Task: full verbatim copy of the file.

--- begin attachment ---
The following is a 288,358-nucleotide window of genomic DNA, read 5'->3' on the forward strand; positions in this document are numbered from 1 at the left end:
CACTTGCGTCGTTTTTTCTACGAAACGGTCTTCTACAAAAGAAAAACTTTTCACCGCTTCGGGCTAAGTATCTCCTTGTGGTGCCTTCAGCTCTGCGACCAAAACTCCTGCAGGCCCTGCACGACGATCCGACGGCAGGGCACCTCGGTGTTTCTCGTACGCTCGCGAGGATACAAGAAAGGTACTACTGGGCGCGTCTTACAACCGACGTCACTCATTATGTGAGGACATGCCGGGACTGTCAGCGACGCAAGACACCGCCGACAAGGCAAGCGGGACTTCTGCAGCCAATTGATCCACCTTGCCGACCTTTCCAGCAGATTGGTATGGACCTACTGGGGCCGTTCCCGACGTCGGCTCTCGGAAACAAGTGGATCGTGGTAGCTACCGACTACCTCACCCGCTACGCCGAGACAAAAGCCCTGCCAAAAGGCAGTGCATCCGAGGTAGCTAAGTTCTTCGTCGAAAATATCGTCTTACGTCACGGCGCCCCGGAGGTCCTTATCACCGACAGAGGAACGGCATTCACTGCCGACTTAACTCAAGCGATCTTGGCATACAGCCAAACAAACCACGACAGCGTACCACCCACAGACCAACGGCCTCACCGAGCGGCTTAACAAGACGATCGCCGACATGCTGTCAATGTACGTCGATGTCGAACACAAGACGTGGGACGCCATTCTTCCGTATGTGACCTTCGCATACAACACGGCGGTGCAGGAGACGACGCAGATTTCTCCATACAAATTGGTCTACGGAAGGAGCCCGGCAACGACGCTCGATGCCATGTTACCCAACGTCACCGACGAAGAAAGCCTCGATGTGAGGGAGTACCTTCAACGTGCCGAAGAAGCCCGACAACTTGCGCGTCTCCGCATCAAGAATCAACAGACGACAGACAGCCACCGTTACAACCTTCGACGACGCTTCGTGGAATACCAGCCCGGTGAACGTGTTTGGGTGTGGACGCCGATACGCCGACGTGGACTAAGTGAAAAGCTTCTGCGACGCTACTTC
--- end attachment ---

The following is a 288,358-nucleotide window of genomic DNA, read 5'->3' on the forward strand; positions in this document are numbered from 1 at the left end:
CACTTGCGTCGTTTTTTCTACGAAACGGTCTTCTACAAAAGAAAAACTTTTCACCGCTTCGGGCTAAGTATCTCCTTGTGGTGCCTTCAGCTCTGCGACCAAAACTCCTGCAGGCCCTGCACGACGATCCGACGGCAGGGCACCTCGGTGTTTCTCGTACGCTCGCGAGGATACAAGAAAGGTACTACTGGGCGCGTCTTACAACCGACGTCACTCATTATGTGAGGACATGCCGGGACTGTCAGCGACGCAAGACACCGCCGACAAGGCAAGCGGGACTTCTGCAGCCAATTGATCCACCTTGCCGACCTTTCCAGCAGATTGGTATGGACCTACTGGGGCCGTTCCCGACGTCGGCTCTCGGAAACAAGTGGATCGTGGTAGCTACCGACTACCTCACCCGCTACGCCGAGACAAAAGCCCTGCCAAAAGGCAGTGCATCCGAGGTAGCTAAGTTCTTCGTCGAAAATATCGTCTTACGTCACGGCGCCCCGGAGGTCCTTATCACCGACAGAGGAACGGCATTCACTGCCGACTTAACTCAAGCGATCTTGGCATACAGCCAAACAAACCACGACAGCGTACCACCCACAGACCAACGGCCTCACCGAGCGGCTTAACAAGACGATCGCCGACATGCTGTCAATGTACGTCGATGTCGAACACAAGACGTGGGACGCCATTCTTCCGTATGTGACCTTCGCATACAACACGGCGGTGCAGGAGACGACGCAGATTTCTCCATACAAATTGGTCTACGGAAGGAGCCCGGCAACGACGCTCGATGCCATGTTACCCAACGTCACCGACGAAGAAAGCCTCGATGTGAGGGAGTACCTTCAACGTGCCGAAGAAGCCCGACAACTTGCGCGTCTCCGCATCAAGAATCAACAGACGACAGACAGCCACCGTTACAACCTTCGACGACGCTTCGTGGAATACCAGCCCGGTGAACGTGTTTGGGTGTGGACGCCGATACGCCGACGTGGACTAAGTGAAAAGCTTCTGCGACGCTACTTC